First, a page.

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If you want to live to a healthy, ripe old age, add "keep connected with family and friends" to the top of your list along with don't smoke, eat well, floss nightly and exercise daily.
Living alone has emerged as a key risk factor for a host of chronic diseases and unhealthy ageing, says Professor Helen Edwards, head of QUT's School of Nursing.
Professor Edward's lifelong commitment to nursing research into the challenges of ageing has been recognised with her induction into US-based Sigma Theta Tau International (STTI) Honor Society of Nursing Researcher Hall of Fame.
"We know that you are more at risk of diseases of lifestyle and ageing such as diabetes, dementia and chronic wounds if you live alone," said Professor Edwards, director of QUT's Queensland Dementia Training and Study Centre.
"Researchers suspect a host of factors make living alone such a risk. The lack of social interaction and the mental stimulation it brings could be part of the reason. But also it might be there is no one to notice that your health is deteriorating and urge you to see a doctor.
"When living alone you are less likely to eat properly, and it can be an effort to keep active if you don't have someone to coach and support you.
"Research at QUT is also investigating what part social media and the internet will play in keeping people connected as they age. It will be interesting to see how it can mitigate some of the effects of living alone."
Professor Edwards said dementia was not confined to the older population and this would put a significant burden on younger carers.
"There has been an increase in people in their 40s and 50s being diagnosed with dementia and this means that carers are going to be younger - it could be a spouse or teenage children.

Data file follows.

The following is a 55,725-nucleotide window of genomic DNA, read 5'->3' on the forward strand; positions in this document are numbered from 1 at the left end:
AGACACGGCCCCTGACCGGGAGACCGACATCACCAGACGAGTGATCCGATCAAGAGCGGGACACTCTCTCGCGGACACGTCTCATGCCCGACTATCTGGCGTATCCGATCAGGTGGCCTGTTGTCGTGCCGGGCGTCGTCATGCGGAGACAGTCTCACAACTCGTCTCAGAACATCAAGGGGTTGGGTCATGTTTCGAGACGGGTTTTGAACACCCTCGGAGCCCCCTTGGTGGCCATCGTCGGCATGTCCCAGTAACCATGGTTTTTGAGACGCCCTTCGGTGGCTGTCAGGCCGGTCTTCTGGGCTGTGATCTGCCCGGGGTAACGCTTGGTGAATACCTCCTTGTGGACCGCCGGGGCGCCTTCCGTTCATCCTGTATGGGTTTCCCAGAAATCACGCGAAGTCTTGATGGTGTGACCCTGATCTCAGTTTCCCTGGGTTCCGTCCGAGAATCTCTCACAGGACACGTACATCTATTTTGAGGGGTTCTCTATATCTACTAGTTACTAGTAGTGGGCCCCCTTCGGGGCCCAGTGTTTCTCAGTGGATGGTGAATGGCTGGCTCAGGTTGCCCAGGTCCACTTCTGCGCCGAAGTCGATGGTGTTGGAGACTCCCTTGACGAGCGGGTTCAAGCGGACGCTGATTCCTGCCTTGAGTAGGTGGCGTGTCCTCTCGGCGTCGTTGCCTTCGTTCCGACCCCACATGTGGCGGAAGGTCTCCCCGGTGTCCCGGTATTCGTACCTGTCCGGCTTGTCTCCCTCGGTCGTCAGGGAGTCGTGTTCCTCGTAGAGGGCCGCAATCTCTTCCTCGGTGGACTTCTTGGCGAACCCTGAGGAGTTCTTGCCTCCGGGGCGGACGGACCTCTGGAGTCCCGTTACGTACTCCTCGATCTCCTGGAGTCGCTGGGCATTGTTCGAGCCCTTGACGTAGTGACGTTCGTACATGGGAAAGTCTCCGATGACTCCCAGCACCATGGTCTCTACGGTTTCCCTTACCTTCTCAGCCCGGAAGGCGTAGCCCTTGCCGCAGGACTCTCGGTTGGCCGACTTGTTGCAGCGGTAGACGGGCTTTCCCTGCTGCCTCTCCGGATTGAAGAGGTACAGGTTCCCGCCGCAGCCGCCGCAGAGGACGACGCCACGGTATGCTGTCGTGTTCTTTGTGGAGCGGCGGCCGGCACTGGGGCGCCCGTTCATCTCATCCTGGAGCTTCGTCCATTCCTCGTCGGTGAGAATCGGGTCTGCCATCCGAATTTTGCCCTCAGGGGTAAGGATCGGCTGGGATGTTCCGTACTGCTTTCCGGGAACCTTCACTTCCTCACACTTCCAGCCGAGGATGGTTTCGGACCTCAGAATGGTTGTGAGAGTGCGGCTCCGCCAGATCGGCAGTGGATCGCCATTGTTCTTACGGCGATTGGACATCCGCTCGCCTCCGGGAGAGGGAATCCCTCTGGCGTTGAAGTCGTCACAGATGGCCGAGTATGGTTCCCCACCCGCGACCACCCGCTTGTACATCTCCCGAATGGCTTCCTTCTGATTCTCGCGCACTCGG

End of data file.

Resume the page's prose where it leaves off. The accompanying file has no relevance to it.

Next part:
"Our research at QUT includes a focus on the future needs of the carers. We are researching some pressing issues for carers which includes respite and sleep so that we can offer the appropriate support."
Professor Edwards said she was honoured to receive the international award for research from STTI as it is a peak international nursing society.
"This award recognises the vital work nurses do in every area of our society. We are the health professionals at the coalface and we work in many settings from hospitals to homes, from adolescent mental health units to residential aged care," Professor Edwards said.
"Nursing is a profession that will take you anywhere in the world. It gives you organisational and interpersonal skills that are transferable and sought after in other industries. In these days when people can look forward to three or four different careers, nursing is one of the fundamentals that will see you through."
Professor Edwards will receive her award at the STTI 23rd International Nursing Research Congress which starts on Monday (30 July - 3 August 2012) at the Brisbane Convention and Exhibition Centre in recognition of her contribution to research that has had an impact on the nursing profession and the people it serves.
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Professor Helen Edwards